Fusion Garage hasn’t issued any statements of its own yet and while it would be nice to see this get resolved amicably, the chances of that happening seem slim right now. So as it stands, we probably will see lawsuits, which will be far more costly to the parties than having top-notch IP lawyers involved from the outset. Most unfortunately, lawsuits will likely kill any opportunity the CrunchPad had to make a dent in the marketplace. While it’s unclear what opportunity, if any, there is for a CrunchPad-like device (tablets aren’t new), companies like Apple won’t have to worry about an upstart competitor if they do choose to enter the market. After all, lawsuits take time, rarely provide perfect outcomes and often taint the people and products involved in them.
Obviously, it’s going to be interesting to see how this plays out. But one thing is already evident: the apparent failure to address important CrunchPad IP and contractual issues permitted this fiasco to take place. That failure was a very costly mistake.
While I’m not an attorney (and don’t play one on television), I’ve had the distinct displeasure of dealing with enough of them and will throw out a few suggestions for other entrepreneurs:
- Hire a good IP attorney. Competent legal counsel can help you identify your IP protection needs and structure your business and its agreements to meet them. This isn’t going to be cheap but as they say, an ounce of prevention is worth a pound of cure. If you think paying $300+/hour for an experienced IP attorney is painful (it is), wait until you learn the average cost of litigating a complex international IP dispute.
- Focus on ownership. Chances are you do not want to ‘share‘ your IP with other entities, or engage in behavior that might muddy the waters when it comes to determining who owns the IP you think is yours, as appears to have been the case with the CrunchPad. Typically, you’ll want employees and partners who are involved in the development of your technology to assign all IP rights to you, although sometimes licensing agreements are more appropriate. Again, competent legal counsel can help you determine the type of agreements that are most desirable, and negotiate arrangements that address the concerns of both parties.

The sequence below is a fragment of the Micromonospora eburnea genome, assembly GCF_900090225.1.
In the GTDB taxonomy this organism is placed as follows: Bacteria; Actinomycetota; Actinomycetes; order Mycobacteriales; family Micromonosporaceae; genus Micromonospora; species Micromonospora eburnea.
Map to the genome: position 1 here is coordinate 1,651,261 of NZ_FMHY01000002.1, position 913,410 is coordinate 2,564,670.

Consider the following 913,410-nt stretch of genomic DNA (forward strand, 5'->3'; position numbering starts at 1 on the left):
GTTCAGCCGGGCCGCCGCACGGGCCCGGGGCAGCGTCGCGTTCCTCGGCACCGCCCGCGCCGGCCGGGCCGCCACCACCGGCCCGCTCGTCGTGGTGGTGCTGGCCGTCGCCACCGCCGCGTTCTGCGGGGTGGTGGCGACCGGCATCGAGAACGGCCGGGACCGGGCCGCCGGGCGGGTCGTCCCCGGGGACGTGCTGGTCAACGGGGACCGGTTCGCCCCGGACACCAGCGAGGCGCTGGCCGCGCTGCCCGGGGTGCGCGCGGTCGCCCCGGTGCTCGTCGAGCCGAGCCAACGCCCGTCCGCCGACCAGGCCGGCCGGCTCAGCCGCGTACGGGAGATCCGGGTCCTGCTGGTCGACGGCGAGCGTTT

- Think twice about ‘partners’. Partnerships and joint ventures can be extremely fruitful, but they can also be very difficult to make work and add to execution risk for young companies. That’s why it’s important to consider how many chefs you invite into the kitchen. Here, it’s pretty clear that the CrunchPad’s demise was the result of a ‘partnership‘ that wasn’t very well thought out and was executed poorly, leaving room for one party to reevaluate its position and come to the conclusion that interests were misaligned. Had Arrington simply kept development in-house and outsourced manufacturing to Asia (something many companies do without problem), this all could have been avoided.
- Consider where you do business. While it’s important to deal with people who you feel you can trust, there are other considerations which may be more important. In the case of the CrunchPad, for instance, it’s worth noting that Fusion Garage is based in Singapore. Nothing inherently wrong with or ‘dangerous‘ about that, but if you’re going to deal with vendors or partners in countries other than yours, you had better be sure you understand the laws of those countries and any applicable international treaties that may impact the enforceability of your agreements. And more importantly, you’ll want to consider whether you’re even able and willing to pursue enforcement of those agreements in those countries in the first place if the relationship takes a turn for the worse.
Had more attention been paid to the protection of IP rights and the legal structuring of business relationships, I have no doubt that the CrunchPad fiasco would have been avoided. Fortunately, the amount of attention the CrunchPad had received means that its demise won’t be for naught, as it provides a timely reminder for technology entrepreneurs. That reminder: protect yourself, and your IP, at all costs. The consequences of not doing so can be fatal.